“A duck would be perfect”, she said with a resolute tone. “Ducks float quite well and we could get some warmth under the feathers. We should have taken blankets when we left.”
        The ass looked at her, a bit puzzled. “Have you ever seen a duck ?” he asked, “they are quite small.”
        Lisa was going to retort something she could have regretted, but Sanso spoke before she could.
        “According to my experience, size is not an issue for you, Lazuli”, he said.
        Fanella frowned, then put her hand to her mouth and tittered.

        Before she could say Jackass, Lisa felt the ass grow between her legs. Soon enough, they were all comfortably settled on the back of a giant mandarin duck, floating away from the grey shore into the unknown.


        Lisa sneezed. She had forgotten she was allergic to fluff.

        “Are you sure that the temple will be there ?” asked Sanso who’d been thinking about those strange properties of the island.
        “I’m not sure”, cackled Lazuli Galore, “but that’s worth a try, don’t you think ?” He was wagging his tail, obviously happy to swim in the sea.

        Fanella had long stopped thinking about goals and directions, she didn’t mind where they were going. She was enjoying the fun of the ride, and even the rain seemed welcome. She was looking at the plum dolphins who had been following them since their departure. One of the young ones was particularly playful, he was swimming around the giant duck, and jumping out of the water each time he passed near the young maid.


        “Fried rice, sweet and sour mixed vegetables, crispy Peking duck, please, and a side order of plum sauce,” said Jack into the telephone. It had taken so long to get Mirabelle and Igor to relax enough to teleport that he had forgotten all about food, and decided to order a Chinese takeaway.


        Glancing up from watching the plum dolphins, while cresting a wave on the mandarin ducks back, Fanella imagined she saw a zebra motionlessly watching their progress from the shore. The duck dipped down with the next ebb and she lost sight of it. Rising on the next wave, she could only see the streaked shadows of the mangrove trees along the beach. I must have imagined it, she thought. But the image of the watching zebra lingered in her mind.


        As distance grew between the P’hope and the city, the damage to the beanstalk had seemed to diminish. Funny how insignificant it seems when you looked at it from a distance, he thought. Unfortunately storks weren’t strong enough to fly above the clouds, and he had to go through a heavy rain above the Sea of Beliefs. Even if it was over now, his already heavy P’hopal robe was soaked, yet his mount was flapping its wings bravely to fulfill its duty.

        Jube could see the temple ruins. Sandwiched between the coastline and the bog, it was surrounded by wall of mist. Inside, old stones and broken columns were scattered around a lake, a stepped pyramid in its center. It looked like the mist was dissipating following a trail near the south. The P’hope squinted and saw a bright orange spot where it would open. He took his magnifier made of calcite crystals and looked through it. He clenched his teeth. The King was there, two great wings on his back. Spoiled brat, why don’t you never do as you’re told, he thought. He looked at the others and almost fell off the stork when he saw the little green one.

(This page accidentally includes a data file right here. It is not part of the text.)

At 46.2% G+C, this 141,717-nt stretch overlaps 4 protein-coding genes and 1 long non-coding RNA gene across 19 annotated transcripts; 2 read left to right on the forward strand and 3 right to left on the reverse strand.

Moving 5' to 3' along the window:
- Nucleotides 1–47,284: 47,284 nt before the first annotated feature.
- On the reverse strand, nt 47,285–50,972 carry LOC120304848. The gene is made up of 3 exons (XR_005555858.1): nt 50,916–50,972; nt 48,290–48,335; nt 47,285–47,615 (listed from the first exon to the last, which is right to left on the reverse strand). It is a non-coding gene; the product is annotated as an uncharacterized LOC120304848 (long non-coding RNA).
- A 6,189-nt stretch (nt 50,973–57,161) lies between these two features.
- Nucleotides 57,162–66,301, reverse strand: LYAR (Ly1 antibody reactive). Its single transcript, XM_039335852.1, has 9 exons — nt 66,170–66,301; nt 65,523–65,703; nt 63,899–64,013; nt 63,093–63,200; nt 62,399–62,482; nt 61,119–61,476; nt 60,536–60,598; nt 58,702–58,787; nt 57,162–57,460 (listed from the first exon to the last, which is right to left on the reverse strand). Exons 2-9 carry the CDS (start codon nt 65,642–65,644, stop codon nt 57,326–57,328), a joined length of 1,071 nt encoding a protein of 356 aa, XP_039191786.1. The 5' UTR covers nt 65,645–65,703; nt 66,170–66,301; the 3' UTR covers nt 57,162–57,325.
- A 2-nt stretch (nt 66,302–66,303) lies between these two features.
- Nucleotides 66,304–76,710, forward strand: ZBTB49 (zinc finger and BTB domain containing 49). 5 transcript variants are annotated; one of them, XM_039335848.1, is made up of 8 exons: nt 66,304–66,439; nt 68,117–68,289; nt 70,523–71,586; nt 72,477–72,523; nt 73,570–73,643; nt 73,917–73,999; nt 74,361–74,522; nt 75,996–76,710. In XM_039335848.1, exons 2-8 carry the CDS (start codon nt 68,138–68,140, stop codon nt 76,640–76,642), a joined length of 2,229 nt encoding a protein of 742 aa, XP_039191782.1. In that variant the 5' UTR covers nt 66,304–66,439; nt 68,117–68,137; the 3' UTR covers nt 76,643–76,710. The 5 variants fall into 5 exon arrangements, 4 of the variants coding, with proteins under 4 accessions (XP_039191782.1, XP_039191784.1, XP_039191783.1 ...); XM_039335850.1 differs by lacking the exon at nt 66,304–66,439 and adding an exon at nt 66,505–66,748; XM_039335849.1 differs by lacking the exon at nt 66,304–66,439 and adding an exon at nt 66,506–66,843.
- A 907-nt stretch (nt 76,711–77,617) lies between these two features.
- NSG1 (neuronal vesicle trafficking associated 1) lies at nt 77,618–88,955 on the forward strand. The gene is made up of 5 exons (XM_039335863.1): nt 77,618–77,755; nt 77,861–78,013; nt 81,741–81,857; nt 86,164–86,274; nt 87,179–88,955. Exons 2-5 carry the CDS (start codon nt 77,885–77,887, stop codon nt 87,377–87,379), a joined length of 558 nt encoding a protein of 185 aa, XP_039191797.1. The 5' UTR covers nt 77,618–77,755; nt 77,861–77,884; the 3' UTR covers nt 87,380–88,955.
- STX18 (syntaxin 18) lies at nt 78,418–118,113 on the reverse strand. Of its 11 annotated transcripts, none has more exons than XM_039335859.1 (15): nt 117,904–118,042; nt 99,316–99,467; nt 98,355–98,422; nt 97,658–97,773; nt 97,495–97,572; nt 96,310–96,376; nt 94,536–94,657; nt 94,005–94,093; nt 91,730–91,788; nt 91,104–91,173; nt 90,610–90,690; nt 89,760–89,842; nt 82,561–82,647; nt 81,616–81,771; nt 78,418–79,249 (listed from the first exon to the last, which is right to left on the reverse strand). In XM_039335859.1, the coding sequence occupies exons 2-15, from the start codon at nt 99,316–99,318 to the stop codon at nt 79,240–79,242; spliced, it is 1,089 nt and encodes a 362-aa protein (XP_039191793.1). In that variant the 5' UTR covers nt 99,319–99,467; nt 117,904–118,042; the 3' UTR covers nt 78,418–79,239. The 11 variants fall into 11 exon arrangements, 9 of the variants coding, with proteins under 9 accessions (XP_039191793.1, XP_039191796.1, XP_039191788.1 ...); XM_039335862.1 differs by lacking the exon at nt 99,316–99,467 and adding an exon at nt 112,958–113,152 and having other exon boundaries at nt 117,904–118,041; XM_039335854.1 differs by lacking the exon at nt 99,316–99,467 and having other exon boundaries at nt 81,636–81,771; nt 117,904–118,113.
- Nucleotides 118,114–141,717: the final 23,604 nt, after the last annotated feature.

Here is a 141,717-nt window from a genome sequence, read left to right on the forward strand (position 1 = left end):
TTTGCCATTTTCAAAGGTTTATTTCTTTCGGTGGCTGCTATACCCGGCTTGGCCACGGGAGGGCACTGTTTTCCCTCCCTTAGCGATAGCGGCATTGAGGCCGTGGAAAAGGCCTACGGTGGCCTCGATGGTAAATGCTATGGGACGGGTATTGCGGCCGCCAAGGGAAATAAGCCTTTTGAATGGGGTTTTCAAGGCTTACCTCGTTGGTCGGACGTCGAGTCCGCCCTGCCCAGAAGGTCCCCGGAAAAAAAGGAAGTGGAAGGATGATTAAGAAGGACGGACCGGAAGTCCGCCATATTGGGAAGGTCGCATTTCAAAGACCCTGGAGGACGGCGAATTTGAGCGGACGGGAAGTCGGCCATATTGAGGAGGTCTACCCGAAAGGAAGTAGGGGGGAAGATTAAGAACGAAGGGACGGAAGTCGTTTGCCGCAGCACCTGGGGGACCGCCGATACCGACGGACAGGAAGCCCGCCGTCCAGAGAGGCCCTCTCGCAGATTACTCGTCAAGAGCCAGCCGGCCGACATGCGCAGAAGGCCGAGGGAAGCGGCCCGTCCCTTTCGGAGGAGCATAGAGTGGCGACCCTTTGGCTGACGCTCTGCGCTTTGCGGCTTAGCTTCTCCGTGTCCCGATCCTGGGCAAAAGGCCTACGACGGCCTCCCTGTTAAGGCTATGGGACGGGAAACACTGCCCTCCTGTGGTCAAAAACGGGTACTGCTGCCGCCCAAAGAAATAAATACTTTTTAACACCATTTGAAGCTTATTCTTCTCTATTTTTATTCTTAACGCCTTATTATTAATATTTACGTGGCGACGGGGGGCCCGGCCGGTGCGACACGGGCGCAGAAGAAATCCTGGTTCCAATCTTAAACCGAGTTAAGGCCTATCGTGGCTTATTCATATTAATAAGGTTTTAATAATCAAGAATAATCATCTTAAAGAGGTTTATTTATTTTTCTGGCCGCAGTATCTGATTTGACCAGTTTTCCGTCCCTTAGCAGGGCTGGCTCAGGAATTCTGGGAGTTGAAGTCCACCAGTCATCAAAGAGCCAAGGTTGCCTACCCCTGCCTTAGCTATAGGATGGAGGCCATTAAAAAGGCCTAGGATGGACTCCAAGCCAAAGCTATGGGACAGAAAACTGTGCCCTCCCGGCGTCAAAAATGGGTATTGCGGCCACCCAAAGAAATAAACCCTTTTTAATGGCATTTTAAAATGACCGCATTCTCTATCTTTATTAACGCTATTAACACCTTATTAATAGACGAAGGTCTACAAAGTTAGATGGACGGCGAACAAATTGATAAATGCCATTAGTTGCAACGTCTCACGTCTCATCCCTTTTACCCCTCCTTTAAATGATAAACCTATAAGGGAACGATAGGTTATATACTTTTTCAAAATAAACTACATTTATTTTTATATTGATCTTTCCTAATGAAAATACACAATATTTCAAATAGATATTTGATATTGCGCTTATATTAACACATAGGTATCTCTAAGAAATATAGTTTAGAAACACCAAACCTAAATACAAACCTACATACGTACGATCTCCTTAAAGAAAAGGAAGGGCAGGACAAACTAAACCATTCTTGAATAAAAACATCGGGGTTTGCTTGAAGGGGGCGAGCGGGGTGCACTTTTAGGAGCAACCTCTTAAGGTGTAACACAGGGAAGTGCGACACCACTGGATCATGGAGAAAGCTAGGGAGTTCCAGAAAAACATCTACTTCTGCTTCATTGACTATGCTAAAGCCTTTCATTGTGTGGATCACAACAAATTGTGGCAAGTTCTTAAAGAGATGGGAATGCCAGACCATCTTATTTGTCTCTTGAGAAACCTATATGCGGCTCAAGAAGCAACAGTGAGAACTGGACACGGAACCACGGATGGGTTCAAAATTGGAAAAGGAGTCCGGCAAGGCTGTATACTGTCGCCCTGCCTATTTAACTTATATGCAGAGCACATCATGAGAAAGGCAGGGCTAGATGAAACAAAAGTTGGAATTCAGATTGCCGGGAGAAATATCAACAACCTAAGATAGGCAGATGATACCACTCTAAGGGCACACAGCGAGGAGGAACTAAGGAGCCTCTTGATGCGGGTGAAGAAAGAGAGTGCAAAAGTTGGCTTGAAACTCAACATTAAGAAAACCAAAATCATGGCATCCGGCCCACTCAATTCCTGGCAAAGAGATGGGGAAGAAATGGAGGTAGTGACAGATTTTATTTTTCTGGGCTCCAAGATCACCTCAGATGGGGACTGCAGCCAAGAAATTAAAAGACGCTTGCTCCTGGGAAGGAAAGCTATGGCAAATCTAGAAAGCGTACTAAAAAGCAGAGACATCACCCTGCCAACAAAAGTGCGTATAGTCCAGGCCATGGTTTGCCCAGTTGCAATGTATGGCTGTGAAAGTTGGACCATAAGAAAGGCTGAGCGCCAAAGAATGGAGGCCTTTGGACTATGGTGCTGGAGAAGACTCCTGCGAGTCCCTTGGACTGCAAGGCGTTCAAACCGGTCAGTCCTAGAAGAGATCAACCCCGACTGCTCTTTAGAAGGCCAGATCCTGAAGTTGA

Despite the change of skin color, he’d recognized her. So, Gwinie was alive. There was no time to lose. He suppressed a strong desire to confront them straight away, it would be counterproductive when he still had time to weave his web. He put the magnifier back in his bag and steered his mount toward the ruins.

        There didn’t seem to be any entrance on the pyramid’s faces, the P’hope tried to make his mount land on one of the step, but the animal didn’t respond to his orders. Instead, it glided over the water toward the top of one of those big columns still standing, missed it, slumped down on a patch of grass, and decided to stay there. Ranting about birds and incompetence, the P’hope managed to extricate himself from the mess of feathers and legs. He sniffed with disgust. With the humidity, a strong smell of wet fowl had impregnated his robe. Feeling stuck and heavy, he considered getting undressed, he still had his silk gown underneath.

        “Happy bird day!” said a cheering voice behind him.
        The P’hope felt a sudden rush of panic, the voice sounded like his aunt Ursula. He looked around, guilt on his face as if caught a hand in his pants. He had forgotten it was his birthday, he had never liked birthdays. Who could possibly know ? It took a moment to his mind to make sense of what he was looking at. It looked like a pink zebra with a melting candle on its forehead, but the form seemed yet uncertain of itself. That was disturbing.

        “I’m Rene, I hope we can be friends,” said the pink zebra. The creature fidgeted as if it had drank too much from the moat. “We can begin the party now, or wait for you friends to arrive. I’m so excited !”
        Jube shuddered, the animal had a crazy spark in his eyes that made him feel uneasy. He looked at the stork which hadn’t moved since the crash landing. No h’ope from Heaven.

      Viewing 20 replies - 321 through 340 (of 371 total)
      • The topic ‘The Time-Dragglers’ Extravaganzas’ is closed to new replies.